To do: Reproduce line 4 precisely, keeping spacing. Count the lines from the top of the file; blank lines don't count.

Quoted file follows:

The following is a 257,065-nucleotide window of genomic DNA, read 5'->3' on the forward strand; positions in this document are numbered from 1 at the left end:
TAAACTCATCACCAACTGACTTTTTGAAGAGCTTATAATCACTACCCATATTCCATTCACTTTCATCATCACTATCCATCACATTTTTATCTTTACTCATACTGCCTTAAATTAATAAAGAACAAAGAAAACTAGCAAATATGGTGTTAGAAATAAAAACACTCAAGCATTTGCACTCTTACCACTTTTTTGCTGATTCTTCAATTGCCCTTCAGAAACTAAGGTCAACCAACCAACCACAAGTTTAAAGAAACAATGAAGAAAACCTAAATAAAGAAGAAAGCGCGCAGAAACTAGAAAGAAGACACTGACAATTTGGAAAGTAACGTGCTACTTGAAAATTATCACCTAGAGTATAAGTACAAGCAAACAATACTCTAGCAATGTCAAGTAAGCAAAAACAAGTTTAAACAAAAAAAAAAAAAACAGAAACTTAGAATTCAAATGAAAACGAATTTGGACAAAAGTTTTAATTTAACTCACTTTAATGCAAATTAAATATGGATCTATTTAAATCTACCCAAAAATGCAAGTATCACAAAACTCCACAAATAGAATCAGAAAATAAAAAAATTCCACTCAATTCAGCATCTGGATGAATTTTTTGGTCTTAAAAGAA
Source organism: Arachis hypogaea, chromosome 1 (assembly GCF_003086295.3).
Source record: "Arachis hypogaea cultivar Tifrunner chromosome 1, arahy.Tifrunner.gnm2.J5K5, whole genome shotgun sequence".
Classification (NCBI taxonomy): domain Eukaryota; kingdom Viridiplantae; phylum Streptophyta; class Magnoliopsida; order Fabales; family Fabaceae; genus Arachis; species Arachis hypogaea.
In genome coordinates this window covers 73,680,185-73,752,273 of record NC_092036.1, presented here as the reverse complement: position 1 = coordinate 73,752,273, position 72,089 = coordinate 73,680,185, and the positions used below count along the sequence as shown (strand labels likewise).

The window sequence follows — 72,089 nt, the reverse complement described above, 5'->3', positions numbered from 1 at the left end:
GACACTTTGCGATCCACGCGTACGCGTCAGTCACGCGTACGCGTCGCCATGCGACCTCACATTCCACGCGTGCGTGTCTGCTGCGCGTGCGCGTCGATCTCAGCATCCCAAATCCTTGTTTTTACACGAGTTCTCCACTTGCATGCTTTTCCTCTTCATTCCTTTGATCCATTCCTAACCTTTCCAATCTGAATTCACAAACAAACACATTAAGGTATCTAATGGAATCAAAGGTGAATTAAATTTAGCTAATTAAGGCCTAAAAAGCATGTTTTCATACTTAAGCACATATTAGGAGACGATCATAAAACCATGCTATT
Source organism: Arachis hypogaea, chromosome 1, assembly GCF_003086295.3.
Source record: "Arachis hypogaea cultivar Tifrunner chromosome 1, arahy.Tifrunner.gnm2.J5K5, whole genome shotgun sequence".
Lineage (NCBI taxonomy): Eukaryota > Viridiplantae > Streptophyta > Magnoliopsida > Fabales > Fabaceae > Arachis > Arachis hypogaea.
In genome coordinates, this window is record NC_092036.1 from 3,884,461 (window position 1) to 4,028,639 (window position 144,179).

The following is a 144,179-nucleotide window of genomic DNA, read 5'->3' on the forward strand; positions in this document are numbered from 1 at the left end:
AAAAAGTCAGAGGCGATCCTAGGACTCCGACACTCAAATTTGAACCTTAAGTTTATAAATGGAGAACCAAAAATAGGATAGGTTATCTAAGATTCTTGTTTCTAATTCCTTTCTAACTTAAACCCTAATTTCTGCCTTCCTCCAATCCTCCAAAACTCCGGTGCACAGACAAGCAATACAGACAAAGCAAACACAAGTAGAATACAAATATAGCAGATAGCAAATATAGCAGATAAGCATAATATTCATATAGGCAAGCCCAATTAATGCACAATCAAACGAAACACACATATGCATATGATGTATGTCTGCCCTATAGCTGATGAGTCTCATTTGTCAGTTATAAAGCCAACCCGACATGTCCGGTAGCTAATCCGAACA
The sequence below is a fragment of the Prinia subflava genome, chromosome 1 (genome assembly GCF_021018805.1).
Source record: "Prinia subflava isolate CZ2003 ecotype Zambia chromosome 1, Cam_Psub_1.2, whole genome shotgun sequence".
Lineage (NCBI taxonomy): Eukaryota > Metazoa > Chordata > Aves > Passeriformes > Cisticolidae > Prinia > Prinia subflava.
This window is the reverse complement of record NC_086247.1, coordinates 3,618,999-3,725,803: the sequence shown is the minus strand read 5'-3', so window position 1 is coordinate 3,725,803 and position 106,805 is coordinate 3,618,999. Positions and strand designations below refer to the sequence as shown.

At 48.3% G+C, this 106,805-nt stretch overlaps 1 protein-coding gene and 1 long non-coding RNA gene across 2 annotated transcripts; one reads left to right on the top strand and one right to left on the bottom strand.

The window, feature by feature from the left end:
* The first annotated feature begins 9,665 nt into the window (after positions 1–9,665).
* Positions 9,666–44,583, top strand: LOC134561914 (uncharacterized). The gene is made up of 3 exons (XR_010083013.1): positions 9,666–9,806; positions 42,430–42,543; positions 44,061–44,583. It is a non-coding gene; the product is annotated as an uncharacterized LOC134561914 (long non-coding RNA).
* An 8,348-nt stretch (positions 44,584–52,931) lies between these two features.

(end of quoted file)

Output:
Source record: "Arachis hypogaea cultivar Tifrunner chromosome 1, arahy.Tifrunner.gnm2.J5K5, whole genome shotgun sequence".